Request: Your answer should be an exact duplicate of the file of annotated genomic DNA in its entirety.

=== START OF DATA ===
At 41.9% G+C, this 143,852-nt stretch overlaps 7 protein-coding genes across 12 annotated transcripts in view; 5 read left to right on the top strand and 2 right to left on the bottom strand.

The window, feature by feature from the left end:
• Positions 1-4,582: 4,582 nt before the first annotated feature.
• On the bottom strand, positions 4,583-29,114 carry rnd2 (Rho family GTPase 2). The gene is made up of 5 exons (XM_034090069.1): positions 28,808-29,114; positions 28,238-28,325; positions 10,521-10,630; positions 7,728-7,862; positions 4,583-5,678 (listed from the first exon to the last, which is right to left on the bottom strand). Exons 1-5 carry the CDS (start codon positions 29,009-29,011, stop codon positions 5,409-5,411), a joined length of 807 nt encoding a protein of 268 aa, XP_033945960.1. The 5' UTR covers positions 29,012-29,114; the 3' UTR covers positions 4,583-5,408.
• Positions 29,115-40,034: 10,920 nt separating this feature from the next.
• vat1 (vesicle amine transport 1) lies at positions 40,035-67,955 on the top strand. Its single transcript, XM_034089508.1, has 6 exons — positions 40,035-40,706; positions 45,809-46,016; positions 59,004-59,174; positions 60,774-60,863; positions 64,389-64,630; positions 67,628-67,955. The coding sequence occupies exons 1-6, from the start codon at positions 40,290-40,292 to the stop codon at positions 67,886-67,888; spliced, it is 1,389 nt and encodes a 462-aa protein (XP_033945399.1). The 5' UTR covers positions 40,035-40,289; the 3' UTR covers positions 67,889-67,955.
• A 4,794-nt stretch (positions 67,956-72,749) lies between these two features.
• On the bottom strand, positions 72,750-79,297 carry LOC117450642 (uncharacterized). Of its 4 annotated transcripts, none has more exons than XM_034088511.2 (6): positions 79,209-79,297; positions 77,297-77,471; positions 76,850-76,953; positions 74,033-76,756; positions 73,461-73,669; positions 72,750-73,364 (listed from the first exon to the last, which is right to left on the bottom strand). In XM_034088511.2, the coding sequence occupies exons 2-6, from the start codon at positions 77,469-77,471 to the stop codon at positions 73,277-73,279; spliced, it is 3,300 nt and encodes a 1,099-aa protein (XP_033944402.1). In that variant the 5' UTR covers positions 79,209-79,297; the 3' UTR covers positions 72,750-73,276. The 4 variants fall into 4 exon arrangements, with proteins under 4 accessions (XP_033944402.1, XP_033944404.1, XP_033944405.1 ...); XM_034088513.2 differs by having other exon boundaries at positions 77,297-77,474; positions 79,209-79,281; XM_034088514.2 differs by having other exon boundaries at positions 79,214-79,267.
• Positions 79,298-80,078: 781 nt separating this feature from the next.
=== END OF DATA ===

At 41.9% G+C, this 143,852-nt stretch overlaps 7 protein-coding genes across 12 annotated transcripts in view; 5 read left to right on the top strand and 2 right to left on the bottom strand.

The window, feature by feature from the left end:
• Positions 1-4,582: 4,582 nt before the first annotated feature.
• On the bottom strand, positions 4,583-29,114 carry rnd2 (Rho family GTPase 2). The gene is made up of 5 exons (XM_034090069.1): positions 28,808-29,114; positions 28,238-28,325; positions 10,521-10,630; positions 7,728-7,862; positions 4,583-5,678 (listed from the first exon to the last, which is right to left on the bottom strand). Exons 1-5 carry the CDS (start codon positions 29,009-29,011, stop codon positions 5,409-5,411), a joined length of 807 nt encoding a protein of 268 aa, XP_033945960.1. The 5' UTR covers positions 29,012-29,114; the 3' UTR covers positions 4,583-5,408.
• Positions 29,115-40,034: 10,920 nt separating this feature from the next.
• vat1 (vesicle amine transport 1) lies at positions 40,035-67,955 on the top strand. Its single transcript, XM_034089508.1, has 6 exons — positions 40,035-40,706; positions 45,809-46,016; positions 59,004-59,174; positions 60,774-60,863; positions 64,389-64,630; positions 67,628-67,955. The coding sequence occupies exons 1-6, from the start codon at positions 40,290-40,292 to the stop codon at positions 67,886-67,888; spliced, it is 1,389 nt and encodes a 462-aa protein (XP_033945399.1). The 5' UTR covers positions 40,035-40,289; the 3' UTR covers positions 67,889-67,955.
• A 4,794-nt stretch (positions 67,956-72,749) lies between these two features.
• On the bottom strand, positions 72,750-79,297 carry LOC117450642 (uncharacterized). Of its 4 annotated transcripts, none has more exons than XM_034088511.2 (6): positions 79,209-79,297; positions 77,297-77,471; positions 76,850-76,953; positions 74,033-76,756; positions 73,461-73,669; positions 72,750-73,364 (listed from the first exon to the last, which is right to left on the bottom strand). In XM_034088511.2, the coding sequence occupies exons 2-6, from the start codon at positions 77,469-77,471 to the stop codon at positions 73,277-73,279; spliced, it is 3,300 nt and encodes a 1,099-aa protein (XP_033944402.1). In that variant the 5' UTR covers positions 79,209-79,297; the 3' UTR covers positions 72,750-73,276. The 4 variants fall into 4 exon arrangements, with proteins under 4 accessions (XP_033944402.1, XP_033944404.1, XP_033944405.1 ...); XM_034088513.2 differs by having other exon boundaries at positions 77,297-77,474; positions 79,209-79,281; XM_034088514.2 differs by having other exon boundaries at positions 79,214-79,267.
• Positions 79,298-80,078: 781 nt separating this feature from the next.